Elections to the European Parliament will be held in all member states of the European Union between 22nd and 25th May 2014…..the day after Greek default is due. Spooky. 
The elections have always previously taken place in June. But this time, the Council of the European Unionvoted unanimously to bring the date forward. Curiouser and curiouser.
And as I noted last year, Ollie Rehn confirmed that there would be no debt relief for Greece until after the Euro elections….at the earliest. In fact, Mr Reindeer’s final word on the subject used the noun ‘summer’.
Last year, I speculated that many signs suggested some big, smart movers felt all bets were off after Spring 2014. “I still see end Q4 2013, through to end Q1 2014, as the window in which we see a significant risk-on top before giving way, over the last three quarters of 2014 and through 2015, to what could be a 25% to 50% sell-off in global stock markets,” warned Nomura’s Bob Janjuah in a note to clients at the time.
In the piece, I outlined the specific oddities:
1. The UK Coalition has a number of issues and scandals in the air, both political, fiscal and economic. I have puzzled before about how the non-recovery, the fiscal fudge, the BBC DJ fitups and the Newscorp hacking trial all run out of road around about Easter 2014.
2. The same is true of the eurozone. Greece’s debt relief has been blithely cut off, and there won’t be any help until May at the earliest. Further, it’s very likely that Draghi’s narrowing options – and the growing recovery of German power by going around the ECB – mean push will come to shove on fiscal union at about that time. Yet any sense of urgency in Brussels about this seems to me entirely absent – while Berlin is worryingly silent.
3. You may have noticed that Hillary Clinton has been giving more smiles and encouragement when asked about running in 2016. Also hubby’s profile has been rising again. If she is to succeed a two-term Democrat President, then campaigning in a fairly overt way will start for her mid 2014….because she will have to give herself maximum time for clear water to be visible between her and the Black Dude. But equally if not more important, a sound American well-connected source said to me ten days ago, “Hillary wants to associate Obama with Republican economics, and go hard against neoliberalism after things go belly up. She reckons this’ll be around summer 2014.”
4. Eurozone banks expected to improve liquidity to capital/lending ratios in the run-up to the ECB’s projected stress tests by taking more provisions have underperformed, surprise surprise: ratios rose a mere 3% on average in Qs 1-3 this year, but they have yet to take extra provisions against doubtful loans to show they have put the financial crisis behind them in time for a critical review by regulators.
Next year’s Asset Quality Review (AQR) stress test by the European Central Bank will judge whether the banks have done enough, but the latest feedback I have (via Madrid) is that the test will now be over two stages….the first of which will be “very light touch”. Then a more strict round is to begin…..after May next year.
5. There are plenty of negative (but heavyweight opinions) around suggesting that the preceding points fit well with their soothsaying. Dutch Rabobank’s forecast observes, ‘…both the political impasse in the US and the ‘tapering’ of the Fed’s extremely accommodative monetary policy would appear to involve greater uncertainties than the situation at the time of President Bush senior and the then Fed Chairman Alan Greenspan. As regards European integration, the situation today features scepticism about the European project and uncertainty regarding the progress of the still ongoing crisis…’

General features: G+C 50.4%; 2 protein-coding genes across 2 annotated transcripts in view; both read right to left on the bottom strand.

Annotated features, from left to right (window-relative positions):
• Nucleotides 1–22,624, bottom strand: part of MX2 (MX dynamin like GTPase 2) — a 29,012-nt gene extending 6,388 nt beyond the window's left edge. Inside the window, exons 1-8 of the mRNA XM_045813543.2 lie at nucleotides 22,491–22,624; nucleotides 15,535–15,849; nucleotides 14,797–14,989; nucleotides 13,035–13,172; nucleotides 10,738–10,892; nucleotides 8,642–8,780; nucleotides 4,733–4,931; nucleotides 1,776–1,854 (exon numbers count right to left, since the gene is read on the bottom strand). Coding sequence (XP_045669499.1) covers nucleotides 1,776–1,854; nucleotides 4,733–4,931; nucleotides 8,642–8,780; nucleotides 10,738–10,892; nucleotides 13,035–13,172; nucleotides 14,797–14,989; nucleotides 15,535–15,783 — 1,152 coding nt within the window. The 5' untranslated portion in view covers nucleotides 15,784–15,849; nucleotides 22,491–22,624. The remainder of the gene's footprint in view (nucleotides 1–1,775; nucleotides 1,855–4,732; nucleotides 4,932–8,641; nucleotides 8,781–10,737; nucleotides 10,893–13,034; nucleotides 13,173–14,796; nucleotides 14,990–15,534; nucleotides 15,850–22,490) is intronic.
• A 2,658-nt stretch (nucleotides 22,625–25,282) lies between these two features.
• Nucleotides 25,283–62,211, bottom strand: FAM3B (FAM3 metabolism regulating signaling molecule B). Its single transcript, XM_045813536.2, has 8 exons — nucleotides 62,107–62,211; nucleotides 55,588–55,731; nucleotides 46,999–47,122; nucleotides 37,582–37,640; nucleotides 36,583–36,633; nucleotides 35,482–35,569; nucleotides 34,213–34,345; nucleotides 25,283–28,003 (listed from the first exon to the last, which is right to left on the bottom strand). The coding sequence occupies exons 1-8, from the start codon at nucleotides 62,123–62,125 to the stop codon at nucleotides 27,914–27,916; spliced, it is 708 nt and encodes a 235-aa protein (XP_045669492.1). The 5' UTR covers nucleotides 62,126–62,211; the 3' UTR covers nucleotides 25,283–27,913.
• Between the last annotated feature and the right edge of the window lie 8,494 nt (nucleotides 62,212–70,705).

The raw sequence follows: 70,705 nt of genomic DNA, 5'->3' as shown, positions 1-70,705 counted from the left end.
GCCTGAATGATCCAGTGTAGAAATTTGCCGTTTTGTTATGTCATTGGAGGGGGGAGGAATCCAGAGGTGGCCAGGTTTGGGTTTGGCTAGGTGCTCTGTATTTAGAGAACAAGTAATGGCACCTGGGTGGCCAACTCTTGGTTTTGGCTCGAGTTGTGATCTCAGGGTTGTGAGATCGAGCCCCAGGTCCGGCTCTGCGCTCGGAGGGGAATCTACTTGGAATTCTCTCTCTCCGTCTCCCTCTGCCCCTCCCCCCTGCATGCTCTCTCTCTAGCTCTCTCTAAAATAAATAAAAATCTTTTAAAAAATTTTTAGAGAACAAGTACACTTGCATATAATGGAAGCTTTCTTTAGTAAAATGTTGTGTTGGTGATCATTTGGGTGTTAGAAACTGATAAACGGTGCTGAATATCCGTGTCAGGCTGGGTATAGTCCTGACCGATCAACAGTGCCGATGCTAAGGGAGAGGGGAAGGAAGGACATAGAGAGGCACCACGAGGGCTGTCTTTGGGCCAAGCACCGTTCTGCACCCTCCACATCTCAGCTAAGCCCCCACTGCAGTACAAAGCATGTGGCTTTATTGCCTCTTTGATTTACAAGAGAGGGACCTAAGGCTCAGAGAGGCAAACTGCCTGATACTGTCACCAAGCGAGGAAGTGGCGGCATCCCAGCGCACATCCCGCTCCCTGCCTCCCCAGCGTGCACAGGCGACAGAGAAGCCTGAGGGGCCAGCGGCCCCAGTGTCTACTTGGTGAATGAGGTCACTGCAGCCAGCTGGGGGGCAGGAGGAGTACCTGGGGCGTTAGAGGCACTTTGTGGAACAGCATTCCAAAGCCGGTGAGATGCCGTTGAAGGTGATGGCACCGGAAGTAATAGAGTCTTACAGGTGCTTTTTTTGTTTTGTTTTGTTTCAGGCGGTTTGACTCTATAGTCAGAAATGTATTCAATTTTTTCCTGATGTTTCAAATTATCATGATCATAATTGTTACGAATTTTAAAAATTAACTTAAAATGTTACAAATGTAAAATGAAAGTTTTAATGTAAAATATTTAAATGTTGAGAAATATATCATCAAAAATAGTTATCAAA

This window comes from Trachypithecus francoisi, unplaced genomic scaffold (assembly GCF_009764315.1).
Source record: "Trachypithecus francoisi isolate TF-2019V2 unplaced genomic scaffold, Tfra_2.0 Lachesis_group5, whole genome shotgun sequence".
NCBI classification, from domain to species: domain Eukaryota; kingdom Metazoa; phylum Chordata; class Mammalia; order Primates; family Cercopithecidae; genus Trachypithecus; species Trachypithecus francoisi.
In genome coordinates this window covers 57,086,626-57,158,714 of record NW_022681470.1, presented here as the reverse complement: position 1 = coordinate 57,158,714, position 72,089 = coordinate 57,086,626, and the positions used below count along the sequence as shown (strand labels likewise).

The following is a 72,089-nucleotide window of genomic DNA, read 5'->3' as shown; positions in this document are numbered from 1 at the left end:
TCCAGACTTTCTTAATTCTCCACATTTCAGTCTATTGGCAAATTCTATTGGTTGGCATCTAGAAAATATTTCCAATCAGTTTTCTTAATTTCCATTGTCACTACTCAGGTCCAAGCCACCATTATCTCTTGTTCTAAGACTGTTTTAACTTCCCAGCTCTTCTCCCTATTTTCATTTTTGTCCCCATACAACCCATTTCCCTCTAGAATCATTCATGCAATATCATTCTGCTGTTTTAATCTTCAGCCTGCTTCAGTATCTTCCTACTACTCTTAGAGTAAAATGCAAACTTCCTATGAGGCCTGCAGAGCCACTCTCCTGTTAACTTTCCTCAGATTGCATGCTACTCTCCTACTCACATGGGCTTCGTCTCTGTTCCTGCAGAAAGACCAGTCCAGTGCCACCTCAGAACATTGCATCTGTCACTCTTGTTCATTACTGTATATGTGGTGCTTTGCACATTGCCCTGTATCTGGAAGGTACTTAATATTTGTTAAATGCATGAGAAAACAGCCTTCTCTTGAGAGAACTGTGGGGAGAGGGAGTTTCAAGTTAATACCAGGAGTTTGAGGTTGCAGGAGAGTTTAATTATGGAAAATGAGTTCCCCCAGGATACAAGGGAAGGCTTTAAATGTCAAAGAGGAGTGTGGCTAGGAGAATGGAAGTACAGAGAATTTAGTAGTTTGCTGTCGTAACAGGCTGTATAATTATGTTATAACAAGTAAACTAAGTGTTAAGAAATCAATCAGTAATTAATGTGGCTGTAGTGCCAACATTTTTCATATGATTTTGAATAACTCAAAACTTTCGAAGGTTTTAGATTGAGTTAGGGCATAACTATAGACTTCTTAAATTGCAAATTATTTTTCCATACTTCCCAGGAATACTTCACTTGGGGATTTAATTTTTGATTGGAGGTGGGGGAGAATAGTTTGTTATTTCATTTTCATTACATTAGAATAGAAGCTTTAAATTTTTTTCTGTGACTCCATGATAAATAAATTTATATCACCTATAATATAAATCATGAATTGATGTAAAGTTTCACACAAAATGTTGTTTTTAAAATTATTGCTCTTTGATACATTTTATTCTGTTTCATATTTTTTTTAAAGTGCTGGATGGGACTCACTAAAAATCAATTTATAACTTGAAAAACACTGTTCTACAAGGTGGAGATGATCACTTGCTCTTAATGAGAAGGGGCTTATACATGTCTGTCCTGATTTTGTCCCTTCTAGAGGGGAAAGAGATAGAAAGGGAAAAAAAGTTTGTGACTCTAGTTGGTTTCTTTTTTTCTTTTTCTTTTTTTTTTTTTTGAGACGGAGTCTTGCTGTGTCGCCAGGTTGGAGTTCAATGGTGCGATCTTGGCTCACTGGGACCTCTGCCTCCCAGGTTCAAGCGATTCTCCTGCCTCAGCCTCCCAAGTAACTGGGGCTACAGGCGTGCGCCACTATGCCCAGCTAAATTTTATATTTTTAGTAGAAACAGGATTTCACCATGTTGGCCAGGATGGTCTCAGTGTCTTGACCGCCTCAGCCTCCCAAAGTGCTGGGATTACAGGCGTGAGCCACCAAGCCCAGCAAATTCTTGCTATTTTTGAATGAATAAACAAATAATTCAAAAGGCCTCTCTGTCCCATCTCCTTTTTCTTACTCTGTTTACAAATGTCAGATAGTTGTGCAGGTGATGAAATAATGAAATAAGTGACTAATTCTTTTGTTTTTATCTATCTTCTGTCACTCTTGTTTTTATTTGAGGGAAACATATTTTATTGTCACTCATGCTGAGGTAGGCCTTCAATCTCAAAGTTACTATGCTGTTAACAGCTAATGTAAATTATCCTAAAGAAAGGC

You could also in turn add the seven deadly signs from yesterday…if you agree with them, which not everyone does. And the stress test referred to has, of course, been made a doddle by Draghi’s support for keeping bank cap/liquidity ratios at a ludicrous 3%.
I think there is growing evidence that key figures around the world in central banking, investment, politics and business have more or less decided that after the Spring, Crash 2 will, in one form or another (possibly several at once) happen….and be a game changer. I doubt very much if it’s a conspiracy: rather, it’s the usual same group of utterly self-interested clowns figuring out how best to survive individually.
To revisit a previous hobby-horse in this context, what else could explain the bizarre behaviour of Greek finance minister Yiannis Stournaras? Whereas Samaras tries to be crafty but is actually thick (as evidenced by his kack-handed attempt to frame Golden Dawn) Mr Stournaras is a very bright man. Yet he admits now that he turned down Christine Lagarde’s offer to campaign jointly in favour of debt relief for Athens. Why?
None of us know for certain as yet. There are signposts, but all they say is ‘To the Cliffs’. The EC, of course, insists that they say ‘To the Beach’ and yes, to be fair, falling over the cliff is the quickest way to get to the beach. Either way, the Samaras confidence >> Stournaras arrogance >> Olli Rehn timetable >> euro elections >>Greek funding gap >> May redemption dates are a vicious circle that cannot be squared. Greece is going to need help, or it will default.
Perhaps this time, the reality might get slightly more coverage in the mainstream media.


News items from Greece.......



Venizelos in Washington for talks with US Secretary of State Kerry


Foreign Minister and Deputy Prime Minister Evangelos Venizelos was due to meet with US Secretary of State John Kerry in Washington on Friday for talks on matters of bilateral and international concern.

Venizelos is scheduled to meet with Kerry at 6.30 p.m. Greek time for talks that are expected to touch on Greece's priorities while holding the rotating presidency of the European Union, the Cyprus problem, Greece's dispute with the Former Yugoslav Republic of Macedonia (FYROM) over the latter's official name and about fears of domestic terrorism in Greece after convicted November 17 terrorist Christodoulos Xeros absconded while on a prison furlough.

Before meeting Kerry, Venizelos is to meet with US Treasury Secretary Jacob J. Lew who last week visited France, Germany and Portugal for talks that focused on developing a strategy to boost the European economy. Lew visited Athens last July.